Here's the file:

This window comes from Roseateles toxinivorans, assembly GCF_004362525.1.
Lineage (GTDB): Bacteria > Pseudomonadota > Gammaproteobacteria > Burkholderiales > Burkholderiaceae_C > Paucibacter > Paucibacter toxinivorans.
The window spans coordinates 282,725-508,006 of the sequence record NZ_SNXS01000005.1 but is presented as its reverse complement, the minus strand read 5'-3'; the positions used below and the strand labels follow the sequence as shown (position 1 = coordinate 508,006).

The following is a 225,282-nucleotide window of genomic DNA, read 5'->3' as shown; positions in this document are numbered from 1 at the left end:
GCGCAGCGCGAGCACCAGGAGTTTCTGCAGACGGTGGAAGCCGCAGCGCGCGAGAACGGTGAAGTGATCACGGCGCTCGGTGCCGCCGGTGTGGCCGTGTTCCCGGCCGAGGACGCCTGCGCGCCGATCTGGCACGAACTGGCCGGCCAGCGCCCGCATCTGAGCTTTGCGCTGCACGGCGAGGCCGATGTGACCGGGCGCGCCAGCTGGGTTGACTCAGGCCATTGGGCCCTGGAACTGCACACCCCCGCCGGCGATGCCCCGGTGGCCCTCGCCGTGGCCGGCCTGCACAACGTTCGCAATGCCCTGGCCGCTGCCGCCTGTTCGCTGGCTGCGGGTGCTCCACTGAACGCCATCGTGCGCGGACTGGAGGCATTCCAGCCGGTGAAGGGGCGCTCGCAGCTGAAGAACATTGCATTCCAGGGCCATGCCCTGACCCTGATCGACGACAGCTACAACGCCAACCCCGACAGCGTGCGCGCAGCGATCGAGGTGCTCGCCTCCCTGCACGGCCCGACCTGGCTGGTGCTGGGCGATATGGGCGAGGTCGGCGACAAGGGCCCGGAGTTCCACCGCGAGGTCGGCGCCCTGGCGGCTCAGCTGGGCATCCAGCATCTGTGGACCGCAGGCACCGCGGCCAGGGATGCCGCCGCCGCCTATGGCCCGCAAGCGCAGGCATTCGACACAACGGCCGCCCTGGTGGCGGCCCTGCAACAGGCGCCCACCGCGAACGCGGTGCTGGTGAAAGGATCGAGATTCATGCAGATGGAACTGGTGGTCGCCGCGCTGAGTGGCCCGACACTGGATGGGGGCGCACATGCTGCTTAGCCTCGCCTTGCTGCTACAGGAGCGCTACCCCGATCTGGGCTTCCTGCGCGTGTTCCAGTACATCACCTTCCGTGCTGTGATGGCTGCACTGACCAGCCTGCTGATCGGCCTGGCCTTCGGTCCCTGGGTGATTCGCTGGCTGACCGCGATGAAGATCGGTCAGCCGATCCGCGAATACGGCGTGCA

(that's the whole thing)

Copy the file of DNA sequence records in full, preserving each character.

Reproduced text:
This window comes from Roseateles toxinivorans, assembly GCF_004362525.1.
Lineage (GTDB): Bacteria > Pseudomonadota > Gammaproteobacteria > Burkholderiales > Burkholderiaceae_C > Paucibacter > Paucibacter toxinivorans.
The window spans coordinates 282,725-508,006 of the sequence record NZ_SNXS01000005.1 but is presented as its reverse complement, the minus strand read 5'-3'; the positions used below and the strand labels follow the sequence as shown (position 1 = coordinate 508,006).

The following is a 225,282-nucleotide window of genomic DNA, read 5'->3' as shown; positions in this document are numbered from 1 at the left end:
GCGCAGCGCGAGCACCAGGAGTTTCTGCAGACGGTGGAAGCCGCAGCGCGCGAGAACGGTGAAGTGATCACGGCGCTCGGTGCCGCCGGTGTGGCCGTGTTCCCGGCCGAGGACGCCTGCGCGCCGATCTGGCACGAACTGGCCGGCCAGCGCCCGCATCTGAGCTTTGCGCTGCACGGCGAGGCCGATGTGACCGGGCGCGCCAGCTGGGTTGACTCAGGCCATTGGGCCCTGGAACTGCACACCCCCGCCGGCGATGCCCCGGTGGCCCTCGCCGTGGCCGGCCTGCACAACGTTCGCAATGCCCTGGCCGCTGCCGCCTGTTCGCTGGCTGCGGGTGCTCCACTGAACGCCATCGTGCGCGGACTGGAGGCATTCCAGCCGGTGAAGGGGCGCTCGCAGCTGAAGAACATTGCATTCCAGGGCCATGCCCTGACCCTGATCGACGACAGCTACAACGCCAACCCCGACAGCGTGCGCGCAGCGATCGAGGTGCTCGCCTCCCTGCACGGCCCGACCTGGCTGGTGCTGGGCGATATGGGCGAGGTCGGCGACAAGGGCCCGGAGTTCCACCGCGAGGTCGGCGCCCTGGCGGCTCAGCTGGGCATCCAGCATCTGTGGACCGCAGGCACCGCGGCCAGGGATGCCGCCGCCGCCTATGGCCCGCAAGCGCAGGCATTCGACACAACGGCCGCCCTGGTGGCGGCCCTGCAACAGGCGCCCACCGCGAACGCGGTGCTGGTGAAAGGATCGAGATTCATGCAGATGGAACTGGTGGTCGCCGCGCTGAGTGGCCCGACACTGGATGGGGGCGCACATGCTGCTTAGCCTCGCCTTGCTGCTACAGGAGCGCTACCCCGATCTGGGCTTCCTGCGCGTGTTCCAGTACATCACCTTCCGTGCTGTGATGGCTGCACTGACCAGCCTGCTGATCGGCCTGGCCTTCGGTCCCTGGGTGATTCGCTGGCTGACCGCGATGAAGATCGGTCAGCCGATCCGCGAATACGGCGTGCA